Chengwen Zhou, PhD
Dr. Chengwen Zhou is an Assistant Professor of Neurology at Vanderbilt University Medical Center specializing in epilepsy research. Since 2018, his research lab has been working on how brain-states influence and trigger seizure onset with homeostatic synaptic plasticity mechanism and recently on sleep-related activity’s roles in pathogenesis of Alzheimer’s diseases. Dr. Zhou is currently a member of the American Epilepsy Society and the Society for Neuroscience, as well as a reviewer for the Journal of Pediatric Neurology.
Dr. Zhou’s work has been actively supported by the NIH, including major awards funding his studies that address how sleep-related brain activity drives up neuron synaptic plasticity and further triggers seizure onset. This work also explores a novel treatment of seizures due to sleep-related activity engagement in seizure onset.
Dr. Zhou’s appointment at VUMC began in 2011 as a staff scientist, working on idiopathic generalized epilepsy(IGE) with GABAergic receptor mutation. Prior to his position at VUMC, he completed postdoctoral training at Children’s Hospital Boston and Beth Israel Deaconess Medical Center (both with Harvard Medical School), working on the neuroscience of synaptic plasticity, pediatric epilepsy, and seizure disorders. He earned his PhD from University of Alabama at Birmingham (UAB) in 2004 with a focus on Visual Neuroscience, and graduated from Shanghai Institute of Physiology Chinese Academy of Science with a Master’s degree in Neurobiology in 1996. He completed his BS at Southwestern Normal University (China).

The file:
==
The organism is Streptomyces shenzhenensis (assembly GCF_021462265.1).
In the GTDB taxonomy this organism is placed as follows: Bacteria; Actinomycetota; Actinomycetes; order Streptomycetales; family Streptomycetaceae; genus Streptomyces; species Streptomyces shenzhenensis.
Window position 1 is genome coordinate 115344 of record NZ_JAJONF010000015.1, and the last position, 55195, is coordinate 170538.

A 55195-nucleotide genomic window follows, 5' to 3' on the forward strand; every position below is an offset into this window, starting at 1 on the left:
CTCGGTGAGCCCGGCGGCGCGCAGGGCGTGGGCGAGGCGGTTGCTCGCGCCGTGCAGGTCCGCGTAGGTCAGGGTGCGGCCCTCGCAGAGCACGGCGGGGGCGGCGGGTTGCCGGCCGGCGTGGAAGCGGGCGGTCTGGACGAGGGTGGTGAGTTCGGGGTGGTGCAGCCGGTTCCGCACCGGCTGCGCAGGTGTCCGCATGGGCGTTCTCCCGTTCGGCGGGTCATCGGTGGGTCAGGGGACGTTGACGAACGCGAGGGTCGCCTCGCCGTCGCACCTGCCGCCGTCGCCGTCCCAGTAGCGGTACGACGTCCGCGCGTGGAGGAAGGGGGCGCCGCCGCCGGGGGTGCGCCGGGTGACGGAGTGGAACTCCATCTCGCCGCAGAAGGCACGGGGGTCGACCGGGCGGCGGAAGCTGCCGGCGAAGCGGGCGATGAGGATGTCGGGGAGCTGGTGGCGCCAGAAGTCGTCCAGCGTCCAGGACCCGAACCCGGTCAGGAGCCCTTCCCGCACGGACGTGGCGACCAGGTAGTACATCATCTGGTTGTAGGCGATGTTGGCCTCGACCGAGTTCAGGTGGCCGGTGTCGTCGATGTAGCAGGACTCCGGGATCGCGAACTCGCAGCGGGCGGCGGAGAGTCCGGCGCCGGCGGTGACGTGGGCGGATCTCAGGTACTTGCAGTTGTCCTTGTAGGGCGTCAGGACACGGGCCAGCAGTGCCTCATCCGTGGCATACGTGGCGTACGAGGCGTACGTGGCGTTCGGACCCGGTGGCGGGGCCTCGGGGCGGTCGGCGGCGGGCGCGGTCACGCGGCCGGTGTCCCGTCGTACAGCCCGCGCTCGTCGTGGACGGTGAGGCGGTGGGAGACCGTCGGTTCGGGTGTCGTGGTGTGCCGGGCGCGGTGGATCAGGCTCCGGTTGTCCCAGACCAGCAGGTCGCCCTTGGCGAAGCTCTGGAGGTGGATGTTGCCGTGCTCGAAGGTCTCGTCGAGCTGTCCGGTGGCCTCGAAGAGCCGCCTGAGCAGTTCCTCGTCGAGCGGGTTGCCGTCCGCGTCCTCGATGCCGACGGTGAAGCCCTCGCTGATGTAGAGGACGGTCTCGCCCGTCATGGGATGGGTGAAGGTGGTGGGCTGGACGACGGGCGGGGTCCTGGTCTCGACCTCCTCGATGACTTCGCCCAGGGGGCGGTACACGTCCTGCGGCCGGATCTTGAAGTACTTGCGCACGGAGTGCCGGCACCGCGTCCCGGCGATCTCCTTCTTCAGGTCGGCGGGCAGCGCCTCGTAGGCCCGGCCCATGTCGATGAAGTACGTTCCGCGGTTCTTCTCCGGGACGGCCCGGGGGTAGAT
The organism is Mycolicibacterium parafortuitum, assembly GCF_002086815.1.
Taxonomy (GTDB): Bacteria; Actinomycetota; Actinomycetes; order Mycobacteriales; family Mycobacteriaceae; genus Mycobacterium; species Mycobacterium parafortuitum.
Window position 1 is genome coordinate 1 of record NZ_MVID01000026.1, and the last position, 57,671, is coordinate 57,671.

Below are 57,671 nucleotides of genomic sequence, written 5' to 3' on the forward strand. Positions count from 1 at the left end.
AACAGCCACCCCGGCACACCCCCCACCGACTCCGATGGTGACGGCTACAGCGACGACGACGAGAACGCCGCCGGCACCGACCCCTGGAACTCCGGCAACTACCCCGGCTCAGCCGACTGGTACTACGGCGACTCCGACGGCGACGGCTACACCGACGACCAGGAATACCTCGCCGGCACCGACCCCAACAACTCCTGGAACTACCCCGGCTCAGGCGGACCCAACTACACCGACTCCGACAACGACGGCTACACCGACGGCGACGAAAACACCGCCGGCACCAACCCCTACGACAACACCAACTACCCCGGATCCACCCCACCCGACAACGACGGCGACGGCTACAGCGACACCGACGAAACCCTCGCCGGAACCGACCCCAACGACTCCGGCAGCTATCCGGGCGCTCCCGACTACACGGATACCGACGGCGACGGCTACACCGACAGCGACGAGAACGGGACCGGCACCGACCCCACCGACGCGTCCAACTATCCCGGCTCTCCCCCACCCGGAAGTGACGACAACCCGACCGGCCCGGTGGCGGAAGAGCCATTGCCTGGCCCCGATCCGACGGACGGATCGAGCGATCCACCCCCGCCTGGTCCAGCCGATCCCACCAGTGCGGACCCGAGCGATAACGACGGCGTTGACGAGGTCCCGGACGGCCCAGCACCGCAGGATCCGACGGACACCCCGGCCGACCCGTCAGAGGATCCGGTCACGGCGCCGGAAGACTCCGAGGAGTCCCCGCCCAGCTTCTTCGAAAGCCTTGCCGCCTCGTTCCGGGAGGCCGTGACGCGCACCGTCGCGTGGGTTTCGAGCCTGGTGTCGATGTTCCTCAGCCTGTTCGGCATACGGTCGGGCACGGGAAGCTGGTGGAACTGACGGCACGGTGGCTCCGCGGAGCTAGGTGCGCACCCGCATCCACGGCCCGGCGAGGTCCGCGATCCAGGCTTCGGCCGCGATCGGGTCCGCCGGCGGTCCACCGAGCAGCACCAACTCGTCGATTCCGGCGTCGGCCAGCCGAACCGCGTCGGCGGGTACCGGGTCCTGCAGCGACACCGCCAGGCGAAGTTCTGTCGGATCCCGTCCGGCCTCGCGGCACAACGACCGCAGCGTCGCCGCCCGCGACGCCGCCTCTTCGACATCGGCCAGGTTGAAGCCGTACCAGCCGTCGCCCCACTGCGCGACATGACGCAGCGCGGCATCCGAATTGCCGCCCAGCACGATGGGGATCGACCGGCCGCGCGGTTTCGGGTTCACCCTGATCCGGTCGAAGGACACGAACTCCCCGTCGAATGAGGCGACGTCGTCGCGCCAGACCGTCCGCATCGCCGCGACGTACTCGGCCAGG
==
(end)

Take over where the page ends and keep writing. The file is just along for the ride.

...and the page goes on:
Dr. Zhou’s interests in basic neuroscience and translational medicine focus upon how neuronal activity within the whole brain circuits (both cortical and subcortical circuits on microscopic, mesoscopic and macroscopic levels) interacts to generate collective/emerging brain functions such as memory consolidation and brain disorders such as seizures and cognitive co-morbidity deficits. Particularly he is working on how brain sleep-states intermingle with seizure onset. Using electrophysiological recordings, optogenetic methods, and transgenic mice with GABAergic receptor mutations, he studies intrinsic neuron activity properties, activity-dependent synaptic plasticity in cortical neurons from mouse models for pathogenesis of idiopathic generalized epilepsy (IGE), and explores how epilepsy disorders and memory deficits are generated/evolved. This will lead to developing novel medicines for treating seizures and other cognitive co-morbidities. Recently his research extends to sleep-related activity's roles in pathophysiology and pathogenesis of Alzheimer's disease, using a homeostatic synaptic plasticity mechanism.
Visit Dr. Zhou’s lab website for more information about his research